Billy Wilder’s Ten Rules of Good Filmmaking

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My friend Beverly sent me this list, with a note, “Works for novels, too.”

Billy Wilder’s ten rules of good filmmaking:

1: The audience is fickle.

2: Grab ‘em by the throat and never let ‘em go.

3: Develop a clean line of action for your leading character.

4: Know where you’re going.

5: The more subtle and elegant you are in hiding your plot points, the better you are as a writer.

6: If you have a problem with the third act, the real problem is in the first act.

7: A tip from Lubitsch: Let the audience add up two plus two. They’ll love you forever.

8: In doing voice-overs, be careful not to describe what the audience already sees. Add to what they’re

seeing.

9: The event that occurs at the second act curtain triggers the end of the movie.

10: The third act must build, build, build in tempo and action until the last event, and then—that’s it.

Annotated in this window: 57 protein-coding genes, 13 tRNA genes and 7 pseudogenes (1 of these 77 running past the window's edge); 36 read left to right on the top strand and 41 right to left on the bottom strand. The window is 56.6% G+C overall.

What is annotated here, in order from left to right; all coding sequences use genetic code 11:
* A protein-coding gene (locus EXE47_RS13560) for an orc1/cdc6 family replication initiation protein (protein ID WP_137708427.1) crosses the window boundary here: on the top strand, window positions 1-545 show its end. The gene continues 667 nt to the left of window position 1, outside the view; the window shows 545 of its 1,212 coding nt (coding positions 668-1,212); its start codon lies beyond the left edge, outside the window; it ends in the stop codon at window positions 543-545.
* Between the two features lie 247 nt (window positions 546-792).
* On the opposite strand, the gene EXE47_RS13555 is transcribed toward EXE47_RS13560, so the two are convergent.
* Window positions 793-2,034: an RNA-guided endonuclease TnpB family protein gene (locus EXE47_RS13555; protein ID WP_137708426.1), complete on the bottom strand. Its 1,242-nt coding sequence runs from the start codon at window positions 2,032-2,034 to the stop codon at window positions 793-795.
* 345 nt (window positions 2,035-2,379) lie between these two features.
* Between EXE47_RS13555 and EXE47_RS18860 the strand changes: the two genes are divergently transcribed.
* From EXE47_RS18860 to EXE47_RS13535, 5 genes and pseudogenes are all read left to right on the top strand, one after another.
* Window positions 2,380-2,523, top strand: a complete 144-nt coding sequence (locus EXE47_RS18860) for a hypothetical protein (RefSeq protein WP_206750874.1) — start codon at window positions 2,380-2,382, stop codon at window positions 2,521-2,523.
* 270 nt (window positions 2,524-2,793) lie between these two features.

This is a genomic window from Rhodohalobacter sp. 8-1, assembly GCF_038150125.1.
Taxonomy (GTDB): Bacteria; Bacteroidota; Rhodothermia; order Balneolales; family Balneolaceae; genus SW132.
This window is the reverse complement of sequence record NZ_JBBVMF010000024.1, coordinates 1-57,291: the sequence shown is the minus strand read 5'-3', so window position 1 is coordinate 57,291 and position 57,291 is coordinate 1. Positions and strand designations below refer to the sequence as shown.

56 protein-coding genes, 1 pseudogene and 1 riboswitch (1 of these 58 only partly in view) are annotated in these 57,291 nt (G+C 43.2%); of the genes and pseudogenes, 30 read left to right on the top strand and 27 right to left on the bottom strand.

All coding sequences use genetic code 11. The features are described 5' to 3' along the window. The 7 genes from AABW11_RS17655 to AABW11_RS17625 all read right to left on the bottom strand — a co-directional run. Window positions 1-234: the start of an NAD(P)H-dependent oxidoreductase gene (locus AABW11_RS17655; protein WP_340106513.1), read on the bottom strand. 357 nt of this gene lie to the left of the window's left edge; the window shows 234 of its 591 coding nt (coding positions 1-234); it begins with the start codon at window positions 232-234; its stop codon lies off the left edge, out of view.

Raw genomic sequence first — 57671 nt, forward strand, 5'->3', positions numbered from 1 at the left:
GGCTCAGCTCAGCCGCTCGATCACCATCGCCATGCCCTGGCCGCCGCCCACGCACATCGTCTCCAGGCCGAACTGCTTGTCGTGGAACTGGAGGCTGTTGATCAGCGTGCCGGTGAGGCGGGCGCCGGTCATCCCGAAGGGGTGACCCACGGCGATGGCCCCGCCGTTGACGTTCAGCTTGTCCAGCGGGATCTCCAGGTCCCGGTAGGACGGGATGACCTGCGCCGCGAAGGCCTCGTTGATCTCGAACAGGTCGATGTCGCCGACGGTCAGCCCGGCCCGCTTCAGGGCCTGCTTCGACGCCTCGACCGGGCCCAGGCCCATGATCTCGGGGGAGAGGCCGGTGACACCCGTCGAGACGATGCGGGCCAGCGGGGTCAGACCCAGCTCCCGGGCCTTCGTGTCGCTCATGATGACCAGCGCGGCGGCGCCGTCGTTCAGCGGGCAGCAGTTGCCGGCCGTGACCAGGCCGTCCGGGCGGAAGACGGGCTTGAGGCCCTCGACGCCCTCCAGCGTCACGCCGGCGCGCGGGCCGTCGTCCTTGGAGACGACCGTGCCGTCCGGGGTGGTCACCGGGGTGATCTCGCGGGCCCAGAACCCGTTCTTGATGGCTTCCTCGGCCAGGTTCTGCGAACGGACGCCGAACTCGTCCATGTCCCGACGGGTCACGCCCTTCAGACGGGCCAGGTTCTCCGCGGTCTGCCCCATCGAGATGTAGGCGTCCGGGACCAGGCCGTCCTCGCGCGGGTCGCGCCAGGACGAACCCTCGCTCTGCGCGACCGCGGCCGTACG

Don’t hang around.

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5 thoughts on “Billy Wilder’s Ten Rules of Good Filmmaking

  1. Extremely helpful. I’d gotten a couple of my shorts into local film festivals in the past and, while that’s a nice accomplishment, I never really felt confident in my work– I never felt like I’d told an interesting story. This small little blog entry was an enormous help and, along with the five point story arc, played a crucial role in the development of my most recent film, my best work by far. Thanks again!

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